The 5 things…

My boss sent me this link and I rather enjoyed it.

http://venturebeat.com/2013/01/20/5-things-you-need-to-know-before-working-at-a-startup/

1. Working for a startup means having ownership over your work and doing something that you really believe in, but it also means doing whatever is needed of you.

So true. I think I interview people and they give me these feelings that they need specific marching orders or scope of work. Sure – you hire someone for a specific category or genre of work but truth be told – everyone just needs to do whatever, whenever it is needed. I think this is the fun part but if it turns you off – don’t work at a startup.

2. We all hope for a big exit a la Instagram. However, you should understand the risks and be aware of how rare startup success really is.

True again. People always expect a hit or breakout. I have worked at a few startups. 1 did really well with an acquisition and provided me a nice international career. 1 went belly up but I learned a ton about what never to do again. I always learn and grow at a startup – probably in a year I feel like I had the experiences of working 2 years or longer at a non startup. We all hope for success but it rarely happens. So be careful what you expect and be realistic about it.

3. While getting equity is a big plus and many startups have yummy snacks and fun perks, expect a lower salary and fewer benefits.

I think you will find the lean notion of startups and lean really should mean lean all around. All the bennies are cool but not really fitting with lean in my opinion. There are lots of other bennies to have that don’t always cost money – like allowing people to work from wherever, allowing people to dive into other things that are not their core gig and so on. So expect lower pay and benefits but keep in mind why this happens and what the tradeoffs are.

4. You’ll have lots of exposure to founders at a small startup, but you may get less mentoring than you need.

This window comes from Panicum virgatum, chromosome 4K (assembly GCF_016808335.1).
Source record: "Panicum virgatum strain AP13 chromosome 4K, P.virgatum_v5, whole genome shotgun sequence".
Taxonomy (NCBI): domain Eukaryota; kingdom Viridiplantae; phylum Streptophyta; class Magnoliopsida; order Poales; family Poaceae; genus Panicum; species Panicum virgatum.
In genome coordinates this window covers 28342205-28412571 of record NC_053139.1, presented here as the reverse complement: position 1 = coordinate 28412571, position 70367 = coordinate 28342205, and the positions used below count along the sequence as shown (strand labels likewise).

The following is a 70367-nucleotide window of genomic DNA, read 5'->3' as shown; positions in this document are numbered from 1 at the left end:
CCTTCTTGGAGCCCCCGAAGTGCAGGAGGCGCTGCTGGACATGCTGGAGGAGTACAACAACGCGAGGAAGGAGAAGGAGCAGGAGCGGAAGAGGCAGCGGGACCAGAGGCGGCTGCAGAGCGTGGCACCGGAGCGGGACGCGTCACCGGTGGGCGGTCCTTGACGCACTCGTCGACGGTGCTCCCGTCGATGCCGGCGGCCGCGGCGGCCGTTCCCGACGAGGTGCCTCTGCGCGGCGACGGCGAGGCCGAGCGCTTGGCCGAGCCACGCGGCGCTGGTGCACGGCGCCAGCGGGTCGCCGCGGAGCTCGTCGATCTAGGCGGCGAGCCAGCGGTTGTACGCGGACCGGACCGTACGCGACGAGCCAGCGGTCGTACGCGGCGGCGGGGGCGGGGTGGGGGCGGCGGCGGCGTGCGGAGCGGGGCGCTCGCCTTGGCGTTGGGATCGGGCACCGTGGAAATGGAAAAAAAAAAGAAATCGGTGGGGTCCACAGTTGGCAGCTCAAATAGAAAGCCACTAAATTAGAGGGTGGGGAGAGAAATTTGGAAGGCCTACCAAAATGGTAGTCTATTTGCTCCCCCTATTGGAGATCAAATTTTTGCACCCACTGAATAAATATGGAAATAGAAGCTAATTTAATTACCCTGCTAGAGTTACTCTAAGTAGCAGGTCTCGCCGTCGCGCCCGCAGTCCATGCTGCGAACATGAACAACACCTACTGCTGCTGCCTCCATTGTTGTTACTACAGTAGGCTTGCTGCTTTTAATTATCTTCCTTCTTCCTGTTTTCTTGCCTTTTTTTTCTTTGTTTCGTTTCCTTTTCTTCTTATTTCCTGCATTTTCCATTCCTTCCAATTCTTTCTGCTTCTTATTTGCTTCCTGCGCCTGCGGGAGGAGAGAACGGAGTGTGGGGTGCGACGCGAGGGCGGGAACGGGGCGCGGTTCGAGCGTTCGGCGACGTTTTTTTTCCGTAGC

This is true to some extent but I think most founders are there when you need them or the folks running the company make themselves available as needed. Agreed there might not be a organized mentoring program or a set of mentoring marching orders, save this for big company procedures, but then when a person needs mentoring or help they should ask for it and the mentors should be ready to deliver.

5. Finally, and perhaps most importantly, while startups are a lot of fun, the pressure can be much higher than at other types of companies.

Indeed the pressure is much higher but I think it can be managed if you take the long view. You have to remind yourself that nothing really happens permanently day to day – it is over the many days, weeks and months that the vision comes together and is executed. So day to day it might be easy to stress yourself out or feel like the pressure is to big but if you keep focused on the long term goals and are working on tangible things like revenue, user satisfaction, and product excellence it becomes easier to manage day to day ups and downs while focusing on the long term stuff that matters.

The article was simple and the points almost cliche but they are a pretty honest assessment of some of the basic startup tenants.

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